But why is this Katrina expense a godsend for government? What passes for money is created out of thin air, as I mentioned. But this "money" isn't given away; it's loaned. There is only one source — the banking system. It is analogous to a town that obtains its water from a single well. The owner of the well dispenses water liberally, but anyone taking water from the well must, eventually, replace it — with interest. How is that possible? It isn't — unless the well owner lends the water for repayment. In other words, residents of that town will be forever trying to borrow themselves out of debt, which, in turn, will grow larger and larger. So it is with American debtors. But eventually, reality has its way. The burden of debt becomes so great that further borrowing is recognized as foolish, even to the least acute of the bank's customers. Borrowers pass along the cost of their borrowing as much as possible, but eventually it becomes impossible, or next to impossible, to sell a $5 item for $10 because of the added burden of interest. In addition, the constant infusions of debt (or "money") into the economy dilute the purchasing power of the debt ("money") already there, forcing prices up. If borrowing stops, the money supply contracts, debts may not be paid. If the IOUs of the bank's customers become worthless, the bank can no longer list them as "assets" against which more "money" can be created. Disaster. There must always be more borrowers if the "money" supply is not to contract, with dire consequences. If the private sector has had its fill of borrowing, then Uncle steps in. Of course, there has to be an excuse for the borrowing (I note that the U.S. is going to the moon again, requiring lots of money. The sky's the limit!) Now along comes Katrina, and the money-managers can breathe a sigh of relief. What better excuse for creating billions.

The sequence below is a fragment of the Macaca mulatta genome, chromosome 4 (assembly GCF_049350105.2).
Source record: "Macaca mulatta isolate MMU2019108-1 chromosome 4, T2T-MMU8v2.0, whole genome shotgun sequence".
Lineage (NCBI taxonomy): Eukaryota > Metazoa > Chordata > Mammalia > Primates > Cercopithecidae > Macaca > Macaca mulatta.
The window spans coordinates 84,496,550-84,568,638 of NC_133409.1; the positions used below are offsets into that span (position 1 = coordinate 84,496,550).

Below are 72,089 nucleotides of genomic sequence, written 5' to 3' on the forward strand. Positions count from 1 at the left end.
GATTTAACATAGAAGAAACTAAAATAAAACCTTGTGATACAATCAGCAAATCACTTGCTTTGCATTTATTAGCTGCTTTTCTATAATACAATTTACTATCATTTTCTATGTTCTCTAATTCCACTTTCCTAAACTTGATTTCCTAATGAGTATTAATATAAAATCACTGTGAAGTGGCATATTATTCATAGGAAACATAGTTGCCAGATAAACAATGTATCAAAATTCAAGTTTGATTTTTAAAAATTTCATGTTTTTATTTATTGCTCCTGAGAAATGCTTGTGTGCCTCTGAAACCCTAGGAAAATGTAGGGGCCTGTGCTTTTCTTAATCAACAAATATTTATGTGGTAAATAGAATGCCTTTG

Will taxes go up? Sure. Inflation, itself, is a tax. You may have noticed that the present incarnation of the income tax, and the federal reserve act, landed in the law books in the same year: 1913. One allows money to be pumped into the economy, thus satisfying everyone's demand for easy money; the other provides a mechanism for siphoning it off, thus regulating the economy lest too much credit cause an explosion of prices. It also creates the illusion that the "money" is scarce and valuable, and the government couldn't exist without some of yours. It's a brilliant system; unfortunately, it wasn't designed to benefit you or me.
Disaster is inevitable. The object is to avoid having it happen on your watch. To accomplish that, money must be pumped into the system to enable the payment of at least most of the loans. Private firms and individuals are smart enough to recognize the absurdity of throwing bad "money" after worse. Government is smart enough also, but somebody has to do it! It can always think of justifications for spending, but a natural disaster like Katrina is made-to-order! It's an ill wind indeed, that blows no good.
September 30, 2005